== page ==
Operation Sceptre, which launches today (16/05) and runs until Sunday 22 May, will focus on the latest update to the Offensive Weapons Act (2019).
The focus of the week is on the revisions to the law which include:
- Changes to buying online, including the change in age verification
- Changes to delivery by couriers, including increased age verification
- Certain weapons which are now prohibited even in private homes
The week will combine operational police activity including a focus on informing young people, parents, carers, and schools and colleges about the efforts taking place to tackle violent crime.
It’s part of the ongoing work of officers and staff with a wide range of stakeholder partners, including the two local authorities, public health, youth workers and charities, with the aim of coming together to help prevent knife crime and protect young people becoming caught up in violence and criminal gangs.
Assistant Chief Constable Dave Minty said: “The latest Offensive Weapons Act has been introduced to help protect people from the often devastating consequences of knife crime.
“This type of crime remains a police priority both nationally and in Wiltshire, although thankfully here the number of knife crimes remain comparatively low. However, that doesn’t mean we are complacent in our approach to prevent this type of crime from happening; for those it does affect – directly and indirectly – the consequences can be devastating.
“We know that knife crime often involves our young people, and – although most children and teenagers are not involved in criminal activity, nor would they ever dream of carrying a knife or bladed weapon – we know that possession of knives is on the rise nationally.
“Young people hear about it on the news, they talk about it at school, and we know some, because they tell us, would carry a knife for protection. However, carrying a blade means you are more likely to find yourself in a situation where you could get seriously injured or even killed.
“Operation Sceptre is about us working with our partners as well as the public to educate, engage and prevent knife crime.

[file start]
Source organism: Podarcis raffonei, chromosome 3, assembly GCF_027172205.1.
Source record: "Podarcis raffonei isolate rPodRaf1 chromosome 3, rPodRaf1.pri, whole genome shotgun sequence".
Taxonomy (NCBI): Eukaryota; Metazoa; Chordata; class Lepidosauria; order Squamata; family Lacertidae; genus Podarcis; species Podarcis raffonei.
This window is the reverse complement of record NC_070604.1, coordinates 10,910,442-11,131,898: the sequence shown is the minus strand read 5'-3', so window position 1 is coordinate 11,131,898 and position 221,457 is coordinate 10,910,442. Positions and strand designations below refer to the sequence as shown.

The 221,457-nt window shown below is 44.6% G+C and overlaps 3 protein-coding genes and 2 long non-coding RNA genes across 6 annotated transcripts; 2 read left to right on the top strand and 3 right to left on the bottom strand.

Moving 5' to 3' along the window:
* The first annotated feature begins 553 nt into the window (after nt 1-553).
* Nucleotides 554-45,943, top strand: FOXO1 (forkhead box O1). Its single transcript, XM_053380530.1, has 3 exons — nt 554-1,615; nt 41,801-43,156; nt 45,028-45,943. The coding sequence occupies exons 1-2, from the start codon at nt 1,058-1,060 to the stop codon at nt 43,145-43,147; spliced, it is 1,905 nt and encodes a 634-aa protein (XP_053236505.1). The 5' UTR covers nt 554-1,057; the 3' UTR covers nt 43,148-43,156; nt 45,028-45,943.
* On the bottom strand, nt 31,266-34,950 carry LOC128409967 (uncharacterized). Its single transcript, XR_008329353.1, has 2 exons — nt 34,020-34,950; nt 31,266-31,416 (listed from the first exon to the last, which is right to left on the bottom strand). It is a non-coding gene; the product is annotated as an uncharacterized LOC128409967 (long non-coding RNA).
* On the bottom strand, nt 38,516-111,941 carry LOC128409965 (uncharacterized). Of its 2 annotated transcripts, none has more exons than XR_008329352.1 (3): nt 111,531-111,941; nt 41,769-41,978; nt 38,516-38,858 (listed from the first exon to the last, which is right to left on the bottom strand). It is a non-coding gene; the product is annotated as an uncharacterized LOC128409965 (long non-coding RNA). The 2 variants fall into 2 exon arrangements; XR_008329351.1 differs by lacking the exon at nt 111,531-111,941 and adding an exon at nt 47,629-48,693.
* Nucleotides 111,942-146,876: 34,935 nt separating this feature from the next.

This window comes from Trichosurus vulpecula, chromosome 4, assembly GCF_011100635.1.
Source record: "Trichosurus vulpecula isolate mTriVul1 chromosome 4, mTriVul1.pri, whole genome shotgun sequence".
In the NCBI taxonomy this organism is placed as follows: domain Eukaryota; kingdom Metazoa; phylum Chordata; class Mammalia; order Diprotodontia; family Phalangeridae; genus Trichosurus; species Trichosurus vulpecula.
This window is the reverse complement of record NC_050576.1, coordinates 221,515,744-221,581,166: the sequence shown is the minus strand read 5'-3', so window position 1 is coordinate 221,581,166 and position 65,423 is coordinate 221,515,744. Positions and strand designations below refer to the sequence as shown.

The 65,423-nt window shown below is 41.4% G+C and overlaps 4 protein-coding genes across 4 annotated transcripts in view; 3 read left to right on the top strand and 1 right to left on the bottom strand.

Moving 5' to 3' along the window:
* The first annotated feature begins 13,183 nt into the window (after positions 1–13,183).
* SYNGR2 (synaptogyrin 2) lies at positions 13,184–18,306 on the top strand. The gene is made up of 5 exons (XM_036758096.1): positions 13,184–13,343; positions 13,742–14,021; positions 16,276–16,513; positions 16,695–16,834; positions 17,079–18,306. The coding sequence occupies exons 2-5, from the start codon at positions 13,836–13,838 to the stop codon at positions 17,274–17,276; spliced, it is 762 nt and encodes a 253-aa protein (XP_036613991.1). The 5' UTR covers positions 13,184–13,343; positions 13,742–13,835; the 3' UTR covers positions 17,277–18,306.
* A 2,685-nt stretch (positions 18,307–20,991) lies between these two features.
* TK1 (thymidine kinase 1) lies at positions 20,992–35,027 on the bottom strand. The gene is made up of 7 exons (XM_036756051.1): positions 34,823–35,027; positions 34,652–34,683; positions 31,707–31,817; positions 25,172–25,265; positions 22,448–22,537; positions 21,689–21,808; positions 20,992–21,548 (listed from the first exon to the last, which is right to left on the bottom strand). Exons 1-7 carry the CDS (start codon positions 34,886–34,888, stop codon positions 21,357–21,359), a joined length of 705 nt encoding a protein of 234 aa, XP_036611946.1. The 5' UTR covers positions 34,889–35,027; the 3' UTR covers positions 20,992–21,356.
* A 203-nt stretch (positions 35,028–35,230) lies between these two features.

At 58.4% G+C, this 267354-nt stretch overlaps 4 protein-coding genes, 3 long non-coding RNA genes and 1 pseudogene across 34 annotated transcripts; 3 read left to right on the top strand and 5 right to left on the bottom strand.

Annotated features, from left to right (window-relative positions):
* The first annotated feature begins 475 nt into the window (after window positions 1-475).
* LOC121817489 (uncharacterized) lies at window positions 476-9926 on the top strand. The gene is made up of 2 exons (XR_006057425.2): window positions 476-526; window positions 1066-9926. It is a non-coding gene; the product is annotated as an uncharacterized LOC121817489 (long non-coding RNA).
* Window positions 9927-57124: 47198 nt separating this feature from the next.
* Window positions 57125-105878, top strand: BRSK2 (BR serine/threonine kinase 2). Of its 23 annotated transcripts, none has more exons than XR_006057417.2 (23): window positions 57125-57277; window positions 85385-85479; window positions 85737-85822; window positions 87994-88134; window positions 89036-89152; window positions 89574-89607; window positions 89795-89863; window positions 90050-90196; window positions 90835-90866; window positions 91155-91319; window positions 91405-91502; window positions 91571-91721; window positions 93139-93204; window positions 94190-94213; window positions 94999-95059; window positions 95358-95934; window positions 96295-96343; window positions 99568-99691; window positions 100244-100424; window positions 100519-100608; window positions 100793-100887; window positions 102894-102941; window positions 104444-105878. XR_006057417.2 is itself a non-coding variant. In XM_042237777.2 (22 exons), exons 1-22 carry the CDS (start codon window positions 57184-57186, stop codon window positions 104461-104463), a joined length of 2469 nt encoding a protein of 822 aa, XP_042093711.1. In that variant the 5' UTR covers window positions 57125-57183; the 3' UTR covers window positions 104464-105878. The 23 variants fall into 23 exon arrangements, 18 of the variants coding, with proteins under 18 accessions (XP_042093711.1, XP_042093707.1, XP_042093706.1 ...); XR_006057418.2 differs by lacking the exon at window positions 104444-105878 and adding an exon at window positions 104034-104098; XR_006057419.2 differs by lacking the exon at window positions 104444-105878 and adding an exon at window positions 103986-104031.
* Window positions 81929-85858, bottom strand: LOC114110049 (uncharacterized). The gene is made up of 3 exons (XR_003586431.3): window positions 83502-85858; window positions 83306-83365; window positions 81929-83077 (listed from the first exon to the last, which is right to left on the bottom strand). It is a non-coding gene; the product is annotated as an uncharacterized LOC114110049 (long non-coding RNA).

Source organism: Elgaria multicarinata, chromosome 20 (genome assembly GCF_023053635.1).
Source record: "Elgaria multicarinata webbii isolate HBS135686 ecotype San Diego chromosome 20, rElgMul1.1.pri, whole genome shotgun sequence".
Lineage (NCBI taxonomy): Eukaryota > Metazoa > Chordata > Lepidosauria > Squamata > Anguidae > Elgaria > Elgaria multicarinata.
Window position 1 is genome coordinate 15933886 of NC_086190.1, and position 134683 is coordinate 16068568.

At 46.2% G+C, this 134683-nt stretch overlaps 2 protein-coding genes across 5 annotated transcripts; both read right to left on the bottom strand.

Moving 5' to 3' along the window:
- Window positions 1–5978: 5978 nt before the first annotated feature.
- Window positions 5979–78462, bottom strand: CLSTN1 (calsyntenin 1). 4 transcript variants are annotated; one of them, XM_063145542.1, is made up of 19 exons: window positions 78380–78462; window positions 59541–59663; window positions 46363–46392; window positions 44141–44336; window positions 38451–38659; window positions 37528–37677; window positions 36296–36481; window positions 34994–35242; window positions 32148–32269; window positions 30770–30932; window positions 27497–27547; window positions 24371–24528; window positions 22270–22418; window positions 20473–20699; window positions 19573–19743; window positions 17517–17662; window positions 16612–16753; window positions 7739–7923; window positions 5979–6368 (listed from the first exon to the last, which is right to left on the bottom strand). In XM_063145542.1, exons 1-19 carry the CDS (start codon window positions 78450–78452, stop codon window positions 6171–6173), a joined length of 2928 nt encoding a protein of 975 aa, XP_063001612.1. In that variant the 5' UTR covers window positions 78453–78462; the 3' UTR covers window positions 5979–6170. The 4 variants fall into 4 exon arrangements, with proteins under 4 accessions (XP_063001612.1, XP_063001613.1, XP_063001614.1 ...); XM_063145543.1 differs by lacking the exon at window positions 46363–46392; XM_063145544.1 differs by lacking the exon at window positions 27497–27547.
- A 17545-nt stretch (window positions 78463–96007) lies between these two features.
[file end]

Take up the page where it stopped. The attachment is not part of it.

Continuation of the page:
“Any incidents of knife crime are a major concern but the public should be reassured that we will continue to vigorously investigate offences linked to any knives or weapons recovered.”
Police and Crime Commissioner, Philip Wilkinson, said: “Whilst Wiltshire Police officers and staff are doing great work to get knives off the streets, and I fully support proactive policing in those areas where it is most likely to occur, more needs to be done to make sure people feel safe in their communities, in addition to actually being safe.
“It’s ultimately through the work of our early intervention teams that we’ll be able to effectively deal with knife crime. Knife crime not only ruins the lives of victims and their families but also of the perpetrators, who, in the majority of cases, are young.
“The Police and law enforcement agencies have their part to play in stopping knife crime, but my office and other bodies must intervene at the earliest opportunity, to make sure that we’re providing positive alternatives and opportunities to those who are at risk and vulnerable to being targeted and drawn in.
“Prevention will always be far better than cure.”
If you have information about someone who carries a knife or is involved knife crimes please call us on 101 or 999 in an emergency. Information can also be left anonymously via Crimestoppers on 0800 555 111.
More information on the latest Offensive Weapons Act can be found here: The Offensive Weapons Act 2019 – GOV.UK (www.gov.uk)